There is something about the Madison, that grand-daddy of line dances, that has continually captured the cinematic fancy of great film directors. The most notable of these are Jean-Luc Godard who created a famous dance scene based on the Madison in his 1964 film Bande à Part, and John Waters who depicted the dance in a scene in the original 1988 Hairspray. For both directors this dance, with its post-modern use of repetition, accumulation, and cultural references, was a perfect vehicle to suspend the plotlines of their films and delve into the inner workings of their characters.
Dance scene from Bande à Part
In Bande à Part, the famous dance scene comes after the equally famous “minute of silence” scene in which two of the main characters, Arthur and Odile, decide to be silent in a café. After the silent spell is broken by Franz, Arthur and Odile decide to get up and dance (and are soon joined by Franz). In a way, this dance continues the pause begun earlier with the minute of silence. There has been a rent in action, the world is still not normal. People do not normally just get up and dance in cafes where no one else is dancing. Also, we don’t know if there is actually music playing in the room because it drops out occasionally when a narrator speaks, but we still hear the dancers’ foot shuffles and claps. Could they actually be dancing in silence? At the same time, the narrator’s voice brings in yet another level of reality as he tells us what each character is thinking about while they dance. This scene, while appearing to be so simple, is actually a very sophisticated example of how film can reveal many layers of reality at once. We see the “normal” world of the cafe around the characters, the familiar dance style of the The Madison being performed out of context, and then the shifting reality of the sound and narration telling us about things we can’t see. No wonder this scene has been so influential on numerous other movies, Hal Hartley’s dance scene in Simple Men being a prime example.
Dance scene from Simple Men
Unlike many other filmmakers that made dance scenes in the footsteps of Godard, Waters’ Madison scene in Hairspray was a completely different take. First of all, Waters is a connoisseur of ’60’s dances. In addition to bringing the Madison back to greatness, he also reacquainted us with “The Mashed Potato,” “The Fly,” and “The Bump.” It is clear however, that “The Madison” was one of his favorites, by virtue of the length of the scene and the many variations lovingly depicted.
Excerpt of the Madison scene in Hairspray
Like Godard’s scene in Bande à Part, this one takes a long and sultry pause in the action and we learn a little more about how the characters really feel. The heroine, Tracy Turnblad cuts in between Link Larson (her love interest) and the prissy Amber von Tussle (Link’s girlfriend). Link shows interest in Tracy, and Amber shoots her with disdain. All the while, the hypnotic rhythm and swing of the dance continues, turning the characters about and giving them actions which belie their feelings and motivations. I love the choreography of this Madison. It’s complex but supposed to look easy. The call of the DJ instructs the dancers about what to do next, and each repetition of the dance adds a new gesture. The names of the moves are really great too, including “T time”, “The Basketball (with Wilt Chamberlain)” and the “The Rifleman”.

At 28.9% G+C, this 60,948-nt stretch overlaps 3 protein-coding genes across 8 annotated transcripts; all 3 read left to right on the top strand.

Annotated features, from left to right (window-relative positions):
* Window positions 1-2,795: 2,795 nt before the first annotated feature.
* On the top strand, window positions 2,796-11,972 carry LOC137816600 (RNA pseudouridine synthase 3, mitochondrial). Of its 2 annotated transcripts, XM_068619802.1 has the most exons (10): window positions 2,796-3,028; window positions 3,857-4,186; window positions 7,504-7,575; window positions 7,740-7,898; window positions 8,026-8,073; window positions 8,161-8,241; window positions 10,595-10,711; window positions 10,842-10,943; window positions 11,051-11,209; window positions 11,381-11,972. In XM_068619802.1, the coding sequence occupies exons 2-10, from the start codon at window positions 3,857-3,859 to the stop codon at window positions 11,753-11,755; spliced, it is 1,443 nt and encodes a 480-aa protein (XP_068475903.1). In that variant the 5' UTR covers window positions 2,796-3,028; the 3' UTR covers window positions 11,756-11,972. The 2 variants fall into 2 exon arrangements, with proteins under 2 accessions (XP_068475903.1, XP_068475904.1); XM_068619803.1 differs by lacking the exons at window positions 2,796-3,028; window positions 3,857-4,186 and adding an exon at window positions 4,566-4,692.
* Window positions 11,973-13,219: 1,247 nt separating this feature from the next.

According to Wikipedia and the Columbus Music History website, the Madison developed in Columbus, Ohio in 1957. It was popularized by Count Basie in 1959, and quickly spread as he toured across the US and Europe. Apparently Waters’ depiction of the dance is accurate, and Godard’s is not (although he never calls it the Madison in the film, that was just what the actors called it). Nevertheless, it is clear that this dance has a certain something that is especially well suited for the silver screen. Maybe it’s the mesmerizing repetition, or its ability to unify a motley cast of characters, or maybe it’s just ’cause it swings, but whatever the case the Madison has been a catalyst for new innovations in film, and has undoubtedly inspired many generations of filmmakers to use dance in novel and sophisticated ways.
This article is part of Ferdy On Films’ Invitation to the Dance Movie Blogathon happening May 4-10, 2008 all over the blogosphere…
Many thanks to Levi Gonzalez whose program at Kinetic Cinema on Monday night (5/5/08) inspired me to write about Godard’s dance scene in Bande à Part.
Bande à Part (Band of Outsiders) is playing at Film Forum in NYC this weekend – Thurs-Sat 5/22-5/24. Click here for ticket info.